Among the savage battlefield where rages the spiritual battle for the heart of humanity, the unassuming red brick house occupied by AIM Women’s Center in downtown Steubenville may be one of the most epic. Every man, woman, and child is a battlefield between the principalities and powers, but among the battles raging, no battle is as all-encompassing of humanity as the battle against the utter evil of abortion and the damage it does to the women—and men—involved.
AIM started as a hotline in 1987, when a local couple felt God was calling them to make themselves available to women in crisis pregnancies who had no one else to turn to and were considering abortion. They would take calls 24/7 and do everything they could to secure assistance—housing, supplies, whatever.
25 years later AIM Women’s Center has a residential home repurposed for their needs in downtown Steubenville where they get about 1,000 girls coming to them every year for assistance.
When I listen to their stories I think of Revelation 12, the confrontation between the Woman in labor and the great red dragon with seven heads and ten horns and seven diadems, waiting to devour the child the woman shall bring forth.
These women are waging a battle agains the principalities and powers that seek to destroy humanity at our most vulnerable points: the hearts and wombs of women.
Their weapon is love. Their tools are their smiles, their kind words, their undivided attention, the truth they share, and a state-of-the-art ultrasound machine.
They get amazing support from the community—strollers, diapers, baby food, cribs, carriers, toys, car seats, and even a ladies group that knits baby blankets for them to hand out. Last night their annual gala fundraising dinner had 560 in attendance.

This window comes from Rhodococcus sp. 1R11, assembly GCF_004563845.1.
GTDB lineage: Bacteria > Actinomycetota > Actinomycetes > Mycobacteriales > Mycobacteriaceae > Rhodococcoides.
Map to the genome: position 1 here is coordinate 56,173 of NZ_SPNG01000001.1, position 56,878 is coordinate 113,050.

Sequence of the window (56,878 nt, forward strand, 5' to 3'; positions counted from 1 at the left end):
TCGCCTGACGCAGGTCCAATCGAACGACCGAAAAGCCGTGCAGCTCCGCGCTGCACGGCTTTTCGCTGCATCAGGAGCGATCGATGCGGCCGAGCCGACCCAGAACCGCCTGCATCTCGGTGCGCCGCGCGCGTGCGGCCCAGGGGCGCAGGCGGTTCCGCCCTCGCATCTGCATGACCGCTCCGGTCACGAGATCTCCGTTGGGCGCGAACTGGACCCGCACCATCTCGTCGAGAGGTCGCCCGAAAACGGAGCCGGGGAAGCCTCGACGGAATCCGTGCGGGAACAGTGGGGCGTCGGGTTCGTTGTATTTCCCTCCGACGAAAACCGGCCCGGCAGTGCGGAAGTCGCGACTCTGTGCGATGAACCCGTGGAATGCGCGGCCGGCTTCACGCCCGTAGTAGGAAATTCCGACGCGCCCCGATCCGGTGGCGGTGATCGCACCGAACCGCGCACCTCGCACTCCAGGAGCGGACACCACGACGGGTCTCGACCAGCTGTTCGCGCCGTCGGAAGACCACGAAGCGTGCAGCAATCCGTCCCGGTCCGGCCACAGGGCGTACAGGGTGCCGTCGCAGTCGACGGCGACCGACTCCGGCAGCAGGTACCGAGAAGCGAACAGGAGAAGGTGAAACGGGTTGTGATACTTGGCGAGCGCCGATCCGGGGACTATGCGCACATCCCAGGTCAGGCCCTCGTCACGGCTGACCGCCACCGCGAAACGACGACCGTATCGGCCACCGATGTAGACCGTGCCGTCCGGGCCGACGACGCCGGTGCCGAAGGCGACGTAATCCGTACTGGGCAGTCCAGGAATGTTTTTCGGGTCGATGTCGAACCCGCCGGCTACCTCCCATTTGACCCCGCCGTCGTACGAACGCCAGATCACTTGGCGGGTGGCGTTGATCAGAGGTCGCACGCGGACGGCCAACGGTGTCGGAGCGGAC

I had the privilege to sit down with Sharon Maedke, the soft-spoken director for more than a decade, and Ginna Dombrowski, the nurse, and “mother to us all,” who runs the ultrasound, and who, every year at the gala dinner, cannot get through a 5-minute talk about the girls who have come to them, including some who have opted for abortion anyhow, without breaking down in tears.
They said to me, over and over again, “We are here for the girls. We convey to the girls that we care about them.”
By their fruits you shall know them.
They are now seeing some girls come through their door who are the daughters of girls who came to AIM in the late 1980s. Girls who may not be alive had AIM not been there for their mothers.
“I’m so happy I came here: I know that you care about me.” They hear this often, along with, “You treated me like i was somebody.” All these girls want is to know someone cares about them and that their life is not ruined if they do not have an abortion.
I keep calling them girls, not to diminish them, but because they usually are: high school—or junior high—girls who are under pressure to have an abortion: pressure from uncommitted boyfriends, and frequently from their own mothers.
Maedke told a story of one girl who came in years ago who burst into the house with her friends, full of life and joy. She had a positive pregnancy test and was happy and excited to be a mother. Sharon did not see her for a long while, then one day the girl returned with a friend who was in for a test. Sharon said she kept looking at the girl, just wondering how that could possibly be the same girl who had come in so full of life: she was a shell of that vivacious girl. The girl finally leaned in and whispered, “My mom forced me to have an abortion.” And she burst into tears.
Maedke said that while she was sure the mother thought she was doing the right thing to help her daughter have the best chance at a good life, clearly the girl was a wreck. “Her life is totally different,” Sharon said. “Having a child that young would have changed her life, too…but it wouldn’t have devastated her life.”
“That’s why we do what we do. We try to love them where they are, to encourage them to stay in school, to have a future.”